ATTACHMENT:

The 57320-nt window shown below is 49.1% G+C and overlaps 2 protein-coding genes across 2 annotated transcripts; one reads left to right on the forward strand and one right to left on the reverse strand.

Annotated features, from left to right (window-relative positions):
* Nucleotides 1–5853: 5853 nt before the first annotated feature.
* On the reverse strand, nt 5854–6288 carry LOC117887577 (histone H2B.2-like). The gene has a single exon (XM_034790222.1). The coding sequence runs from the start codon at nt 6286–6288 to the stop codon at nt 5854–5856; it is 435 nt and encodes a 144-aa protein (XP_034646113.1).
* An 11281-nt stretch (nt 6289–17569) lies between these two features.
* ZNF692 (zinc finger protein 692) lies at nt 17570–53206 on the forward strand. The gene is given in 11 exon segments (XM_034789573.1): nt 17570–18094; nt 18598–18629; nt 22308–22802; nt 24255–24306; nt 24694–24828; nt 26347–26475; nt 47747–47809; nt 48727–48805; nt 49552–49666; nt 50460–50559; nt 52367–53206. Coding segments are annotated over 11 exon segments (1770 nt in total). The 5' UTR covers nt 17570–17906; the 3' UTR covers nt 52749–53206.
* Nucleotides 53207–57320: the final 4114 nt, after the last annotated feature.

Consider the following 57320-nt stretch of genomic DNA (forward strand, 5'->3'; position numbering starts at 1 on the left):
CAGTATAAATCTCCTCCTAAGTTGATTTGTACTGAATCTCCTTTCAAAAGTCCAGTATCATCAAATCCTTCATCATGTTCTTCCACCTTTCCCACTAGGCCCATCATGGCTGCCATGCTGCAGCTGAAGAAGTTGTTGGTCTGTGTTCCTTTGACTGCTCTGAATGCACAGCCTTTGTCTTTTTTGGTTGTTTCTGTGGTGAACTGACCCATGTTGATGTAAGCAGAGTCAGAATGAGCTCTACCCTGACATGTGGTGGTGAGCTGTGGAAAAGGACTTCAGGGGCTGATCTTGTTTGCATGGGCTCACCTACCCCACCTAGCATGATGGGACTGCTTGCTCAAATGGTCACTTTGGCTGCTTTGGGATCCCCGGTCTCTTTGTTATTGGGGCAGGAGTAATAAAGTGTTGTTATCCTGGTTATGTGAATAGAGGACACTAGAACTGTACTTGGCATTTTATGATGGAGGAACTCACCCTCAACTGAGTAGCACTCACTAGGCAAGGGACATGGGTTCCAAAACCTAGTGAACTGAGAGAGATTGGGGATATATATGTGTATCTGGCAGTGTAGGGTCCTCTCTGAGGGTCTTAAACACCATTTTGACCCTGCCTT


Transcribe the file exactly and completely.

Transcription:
The 57320-nt window shown below is 49.1% G+C and overlaps 2 protein-coding genes across 2 annotated transcripts; one reads left to right on the forward strand and one right to left on the reverse strand.

Annotated features, from left to right (window-relative positions):
* Nucleotides 1–5853: 5853 nt before the first annotated feature.
* On the reverse strand, nt 5854–6288 carry LOC117887577 (histone H2B.2-like). The gene has a single exon (XM_034790222.1). The coding sequence runs from the start codon at nt 6286–6288 to the stop codon at nt 5854–5856; it is 435 nt and encodes a 144-aa protein (XP_034646113.1).
* An 11281-nt stretch (nt 6289–17569) lies between these two features.
* ZNF692 (zinc finger protein 692) lies at nt 17570–53206 on the forward strand. The gene is given in 11 exon segments (XM_034789573.1): nt 17570–18094; nt 18598–18629; nt 22308–22802; nt 24255–24306; nt 24694–24828; nt 26347–26475; nt 47747–47809; nt 48727–48805; nt 49552–49666; nt 50460–50559; nt 52367–53206. Coding segments are annotated over 11 exon segments (1770 nt in total). The 5' UTR covers nt 17570–17906; the 3' UTR covers nt 52749–53206.
* Nucleotides 53207–57320: the final 4114 nt, after the last annotated feature.

Consider the following 57320-nt stretch of genomic DNA (forward strand, 5'->3'; position numbering starts at 1 on the left):
CAGTATAAATCTCCTCCTAAGTTGATTTGTACTGAATCTCCTTTCAAAAGTCCAGTATCATCAAATCCTTCATCATGTTCTTCCACCTTTCCCACTAGGCCCATCATGGCTGCCATGCTGCAGCTGAAGAAGTTGTTGGTCTGTGTTCCTTTGACTGCTCTGAATGCACAGCCTTTGTCTTTTTTGGTTGTTTCTGTGGTGAACTGACCCATGTTGATGTAAGCAGAGTCAGAATGAGCTCTACCCTGACATGTGGTGGTGAGCTGTGGAAAAGGACTTCAGGGGCTGATCTTGTTTGCATGGGCTCACCTACCCCACCTAGCATGATGGGACTGCTTGCTCAAATGGTCACTTTGGCTGCTTTGGGATCCCCGGTCTCTTTGTTATTGGGGCAGGAGTAATAAAGTGTTGTTATCCTGGTTATGTGAATAGAGGACACTAGAACTGTACTTGGCATTTTATGATGGAGGAACTCACCCTCAACTGAGTAGCACTCACTAGGCAAGGGACATGGGTTCCAAAACCTAGTGAACTGAGAGAGATTGGGGATATATATGTGTATCTGGCAGTGTAGGGTCCTCTCTGAGGGTCTTAAACACCATTTTGACCCTGCCTT